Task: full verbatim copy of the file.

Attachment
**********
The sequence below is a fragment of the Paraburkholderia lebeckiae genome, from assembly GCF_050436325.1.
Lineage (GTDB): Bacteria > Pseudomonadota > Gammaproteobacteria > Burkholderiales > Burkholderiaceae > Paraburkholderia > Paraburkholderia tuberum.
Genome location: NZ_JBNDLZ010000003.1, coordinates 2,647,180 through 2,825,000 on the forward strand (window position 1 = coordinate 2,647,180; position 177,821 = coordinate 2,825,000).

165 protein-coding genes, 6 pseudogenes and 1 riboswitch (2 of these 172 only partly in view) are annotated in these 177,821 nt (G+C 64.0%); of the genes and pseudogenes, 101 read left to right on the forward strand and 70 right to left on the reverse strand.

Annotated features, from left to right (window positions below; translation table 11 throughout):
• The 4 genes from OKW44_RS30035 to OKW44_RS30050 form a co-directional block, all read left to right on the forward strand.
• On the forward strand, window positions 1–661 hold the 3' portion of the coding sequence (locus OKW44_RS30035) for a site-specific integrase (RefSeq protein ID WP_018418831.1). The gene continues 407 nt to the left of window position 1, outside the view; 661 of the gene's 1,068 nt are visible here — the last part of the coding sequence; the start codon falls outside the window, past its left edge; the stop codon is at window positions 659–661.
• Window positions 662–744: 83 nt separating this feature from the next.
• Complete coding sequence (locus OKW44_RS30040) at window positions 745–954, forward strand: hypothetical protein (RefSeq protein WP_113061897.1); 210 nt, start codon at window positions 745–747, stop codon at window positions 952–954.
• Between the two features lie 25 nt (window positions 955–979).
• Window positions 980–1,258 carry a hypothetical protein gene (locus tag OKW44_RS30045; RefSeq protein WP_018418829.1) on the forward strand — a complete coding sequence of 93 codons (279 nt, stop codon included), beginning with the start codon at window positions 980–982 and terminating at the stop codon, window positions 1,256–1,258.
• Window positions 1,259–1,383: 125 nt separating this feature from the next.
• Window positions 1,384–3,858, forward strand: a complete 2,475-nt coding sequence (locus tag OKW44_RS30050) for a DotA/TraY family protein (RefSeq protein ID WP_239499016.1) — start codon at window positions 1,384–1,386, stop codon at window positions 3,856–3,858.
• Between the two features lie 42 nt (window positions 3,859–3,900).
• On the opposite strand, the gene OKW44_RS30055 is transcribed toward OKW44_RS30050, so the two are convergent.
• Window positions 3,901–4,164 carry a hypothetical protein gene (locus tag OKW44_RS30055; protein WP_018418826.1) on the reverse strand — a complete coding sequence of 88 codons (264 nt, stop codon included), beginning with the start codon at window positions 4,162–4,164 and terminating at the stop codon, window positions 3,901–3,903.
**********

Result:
The sequence below is a fragment of the Paraburkholderia lebeckiae genome, from assembly GCF_050436325.1.
Lineage (GTDB): Bacteria > Pseudomonadota > Gammaproteobacteria > Burkholderiales > Burkholderiaceae > Paraburkholderia > Paraburkholderia tuberum.
Genome location: NZ_JBNDLZ010000003.1, coordinates 2,647,180 through 2,825,000 on the forward strand (window position 1 = coordinate 2,647,180; position 177,821 = coordinate 2,825,000).

165 protein-coding genes, 6 pseudogenes and 1 riboswitch (2 of these 172 only partly in view) are annotated in these 177,821 nt (G+C 64.0%); of the genes and pseudogenes, 101 read left to right on the forward strand and 70 right to left on the reverse strand.

Annotated features, from left to right (window positions below; translation table 11 throughout):
• The 4 genes from OKW44_RS30035 to OKW44_RS30050 form a co-directional block, all read left to right on the forward strand.
• On the forward strand, window positions 1–661 hold the 3' portion of the coding sequence (locus OKW44_RS30035) for a site-specific integrase (RefSeq protein ID WP_018418831.1). The gene continues 407 nt to the left of window position 1, outside the view; 661 of the gene's 1,068 nt are visible here — the last part of the coding sequence; the start codon falls outside the window, past its left edge; the stop codon is at window positions 659–661.
• Window positions 662–744: 83 nt separating this feature from the next.
• Complete coding sequence (locus OKW44_RS30040) at window positions 745–954, forward strand: hypothetical protein (RefSeq protein WP_113061897.1); 210 nt, start codon at window positions 745–747, stop codon at window positions 952–954.
• Between the two features lie 25 nt (window positions 955–979).
• Window positions 980–1,258 carry a hypothetical protein gene (locus tag OKW44_RS30045; RefSeq protein WP_018418829.1) on the forward strand — a complete coding sequence of 93 codons (279 nt, stop codon included), beginning with the start codon at window positions 980–982 and terminating at the stop codon, window positions 1,256–1,258.
• Window positions 1,259–1,383: 125 nt separating this feature from the next.
• Window positions 1,384–3,858, forward strand: a complete 2,475-nt coding sequence (locus tag OKW44_RS30050) for a DotA/TraY family protein (RefSeq protein ID WP_239499016.1) — start codon at window positions 1,384–1,386, stop codon at window positions 3,856–3,858.
• Between the two features lie 42 nt (window positions 3,859–3,900).
• On the opposite strand, the gene OKW44_RS30055 is transcribed toward OKW44_RS30050, so the two are convergent.
• Window positions 3,901–4,164 carry a hypothetical protein gene (locus tag OKW44_RS30055; protein WP_018418826.1) on the reverse strand — a complete coding sequence of 88 codons (264 nt, stop codon included), beginning with the start codon at window positions 4,162–4,164 and terminating at the stop codon, window positions 3,901–3,903.